One possible explanation is that there is a subcommunity of the population actually more sensitive to the disease compared with the general population.
“There is probably a group of people that is more exposed, or living in conditions that make them more fragile, or we are talking about a small fraction of the population that did not get vaccinated,” said the researcher.
More than 90 percent of the Portuguese population is vaccinated against the disease, according to Our World in Data.
However, scientists have warned that the subvariant BA.5, which represents nearly 90 percent of new COVID-19 infections in the country, is more contagious and could evade natural immunity from past infections and vaccinations, resulting in breakthrough infections.
The BA.4 strain has also been detected in the country.
Experts say vaccines are not helping in preventing particularly fresh infections.
“The vaccines have decreased in efficiency for new strains,” said Castanho, though he noted that the vaccines still have a high efficiency in protecting against the evolution of severe cases of the disease.
Health authorities have criticised the Portuguese government for dragging its feet on urgently tackling the spread of more contagious strains and for the delay in introducing vaccines adapted to the Omicron subvariants.
Portugal’s health minister Marta Temido announced earlier this month that the autumn COVID-19 vaccination campaign would include a fourth booster shot that is adapted to Omicron.
But she has dismissed the possibility of reintroducing stricter measures like the use of face masks in outdoor areas or limiting the number of people in restaurants.
‘Not over its peak’
Although the rolling averages of COVID-19 cases and deaths have subsided slightly during the past week, representing just over a third of the January 31 peak, health officials warn that Portugal’s sixth wave of infections is far from rescinding.
Henrique Oliveria, a mathematician from the Superior Technological Institute of Lisbon said that Portugal was “still not over its peak”, warning that the propagation of the virus is likely to reach its height during the Festas dos Santos Populares this month, and could result in the emergence of a new strain.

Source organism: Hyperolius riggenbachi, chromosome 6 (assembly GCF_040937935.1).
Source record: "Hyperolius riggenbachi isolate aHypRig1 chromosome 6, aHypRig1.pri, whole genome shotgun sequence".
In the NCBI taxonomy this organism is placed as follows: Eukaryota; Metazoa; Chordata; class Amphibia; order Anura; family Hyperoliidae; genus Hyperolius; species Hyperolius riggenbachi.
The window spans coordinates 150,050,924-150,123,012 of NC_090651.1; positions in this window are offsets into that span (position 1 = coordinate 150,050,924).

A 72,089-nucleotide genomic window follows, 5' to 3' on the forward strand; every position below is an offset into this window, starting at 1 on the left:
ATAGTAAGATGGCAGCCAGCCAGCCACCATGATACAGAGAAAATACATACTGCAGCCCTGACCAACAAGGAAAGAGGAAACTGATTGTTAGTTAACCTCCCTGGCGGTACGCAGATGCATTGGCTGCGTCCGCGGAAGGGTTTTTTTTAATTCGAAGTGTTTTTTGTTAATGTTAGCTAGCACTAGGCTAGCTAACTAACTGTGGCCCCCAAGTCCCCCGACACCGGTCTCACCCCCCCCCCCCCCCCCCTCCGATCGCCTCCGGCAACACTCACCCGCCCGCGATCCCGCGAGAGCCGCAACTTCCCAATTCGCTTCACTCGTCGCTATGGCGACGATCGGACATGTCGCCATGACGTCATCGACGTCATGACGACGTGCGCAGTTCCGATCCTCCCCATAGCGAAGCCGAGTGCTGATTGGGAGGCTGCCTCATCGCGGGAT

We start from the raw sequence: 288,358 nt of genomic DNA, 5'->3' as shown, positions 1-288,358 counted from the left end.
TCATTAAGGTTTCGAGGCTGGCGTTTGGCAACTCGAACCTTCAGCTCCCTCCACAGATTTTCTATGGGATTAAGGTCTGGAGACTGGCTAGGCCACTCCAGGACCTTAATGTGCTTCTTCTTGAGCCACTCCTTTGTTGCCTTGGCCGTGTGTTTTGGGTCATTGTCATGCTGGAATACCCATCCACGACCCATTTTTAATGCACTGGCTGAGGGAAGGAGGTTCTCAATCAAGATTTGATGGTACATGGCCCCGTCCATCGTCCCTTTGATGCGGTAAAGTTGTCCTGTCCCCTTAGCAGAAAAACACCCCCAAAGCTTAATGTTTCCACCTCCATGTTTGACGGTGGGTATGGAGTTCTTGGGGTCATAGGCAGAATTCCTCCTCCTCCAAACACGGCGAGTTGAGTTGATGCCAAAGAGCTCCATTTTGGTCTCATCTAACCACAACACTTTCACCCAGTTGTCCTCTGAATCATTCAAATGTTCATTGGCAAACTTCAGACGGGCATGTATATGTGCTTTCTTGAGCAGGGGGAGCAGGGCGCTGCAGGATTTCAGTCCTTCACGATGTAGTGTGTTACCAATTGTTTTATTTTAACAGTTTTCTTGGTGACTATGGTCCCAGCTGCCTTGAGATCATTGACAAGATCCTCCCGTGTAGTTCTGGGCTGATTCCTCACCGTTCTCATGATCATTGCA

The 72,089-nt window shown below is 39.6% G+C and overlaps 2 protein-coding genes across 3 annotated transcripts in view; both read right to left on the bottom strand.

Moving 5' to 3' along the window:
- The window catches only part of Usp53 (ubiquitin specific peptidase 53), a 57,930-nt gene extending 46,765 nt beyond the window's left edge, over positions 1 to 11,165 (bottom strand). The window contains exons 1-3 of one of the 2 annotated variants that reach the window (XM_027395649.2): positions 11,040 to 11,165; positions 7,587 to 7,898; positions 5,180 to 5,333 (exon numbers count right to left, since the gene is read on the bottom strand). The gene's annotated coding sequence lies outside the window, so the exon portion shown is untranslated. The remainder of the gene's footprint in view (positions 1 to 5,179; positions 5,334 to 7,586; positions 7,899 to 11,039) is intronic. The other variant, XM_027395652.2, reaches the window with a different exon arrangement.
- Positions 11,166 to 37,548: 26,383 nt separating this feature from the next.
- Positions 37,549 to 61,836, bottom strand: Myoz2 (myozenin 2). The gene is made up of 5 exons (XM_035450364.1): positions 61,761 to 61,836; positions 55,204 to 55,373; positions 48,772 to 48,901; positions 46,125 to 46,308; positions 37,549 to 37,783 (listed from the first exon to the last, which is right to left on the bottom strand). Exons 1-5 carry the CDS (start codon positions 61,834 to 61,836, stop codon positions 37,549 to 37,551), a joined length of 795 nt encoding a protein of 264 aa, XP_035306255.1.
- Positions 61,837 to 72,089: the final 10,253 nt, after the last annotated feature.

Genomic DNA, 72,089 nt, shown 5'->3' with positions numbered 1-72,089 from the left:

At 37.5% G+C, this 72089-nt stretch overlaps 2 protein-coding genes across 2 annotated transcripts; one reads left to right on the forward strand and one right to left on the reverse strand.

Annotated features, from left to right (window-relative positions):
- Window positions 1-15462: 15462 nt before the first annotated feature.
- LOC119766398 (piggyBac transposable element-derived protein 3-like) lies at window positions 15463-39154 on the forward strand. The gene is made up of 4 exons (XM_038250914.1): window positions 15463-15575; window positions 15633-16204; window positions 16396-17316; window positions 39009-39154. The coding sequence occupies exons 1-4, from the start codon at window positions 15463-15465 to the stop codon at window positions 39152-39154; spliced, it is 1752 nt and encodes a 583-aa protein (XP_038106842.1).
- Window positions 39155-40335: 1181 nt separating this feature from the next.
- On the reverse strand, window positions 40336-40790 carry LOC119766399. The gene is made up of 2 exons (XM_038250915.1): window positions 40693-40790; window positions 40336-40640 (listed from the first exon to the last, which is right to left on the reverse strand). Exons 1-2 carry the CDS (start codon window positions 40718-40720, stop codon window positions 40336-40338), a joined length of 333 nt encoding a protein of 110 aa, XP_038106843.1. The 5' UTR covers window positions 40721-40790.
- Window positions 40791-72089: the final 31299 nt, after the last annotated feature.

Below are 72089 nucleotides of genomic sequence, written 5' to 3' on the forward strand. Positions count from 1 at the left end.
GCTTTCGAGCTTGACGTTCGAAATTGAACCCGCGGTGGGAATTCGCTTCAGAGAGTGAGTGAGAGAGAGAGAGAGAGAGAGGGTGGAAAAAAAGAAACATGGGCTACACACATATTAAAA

“Hospitalisations in wards and intensive care units and deaths will remain high until June 25,” he told Al Jazeera.
Portugal currently has reported 1,991 hospitalisations and 108 people in intensive care units per million inhabitants in the past week, according to Our World in Data.
Despite hospitalisations, cases and deaths being high, both the economy minister Antonio Costa da Silva and small tourism businesses hit the hardest during the pandemic have resisted health authorities’ calls for tougher restrictions.
“The pandemic has been a monumental struggle for all. Businesses, particularly small, young tourism organisations feel like they have endured the toughest possible time in the past two years,” Carlos Correira, manager of Cafe Fresco in the Algarve, told Al Jazeera.
As Portugal’s hospitality sector endures a chronic labour shortage, driven in large part by rising fuel costs and workers seeking more stable sources of income elsewhere, the concern for many local businesses is not the reintroduction of strict COVID-19 measures during the summer, but more of the tourism sector – which badly needs its workforce to get back to work – being drained of employees who are quarantining at home.
“We were expecting a new employee to start on Saturday, but after testing positive for COVID-19, he can only start on Wednesday. We’re inundated with clients,” said the manager Correira, before adding that he felt that Portugal had “psychologically moved on from the virus”.
Across Europe, health authorities have warned that a relaxed approach to the virus and an abrupt removal of COVID-19 measures by authorities during the summer months could spell a “very, very hard winter ahead”, resulting in the prospect of fresh, tougher restrictions across the continent during the colder months.
“I’m concerned that if we keep the virus circulating at this level, that it’s enough to eventually start a new big wave.”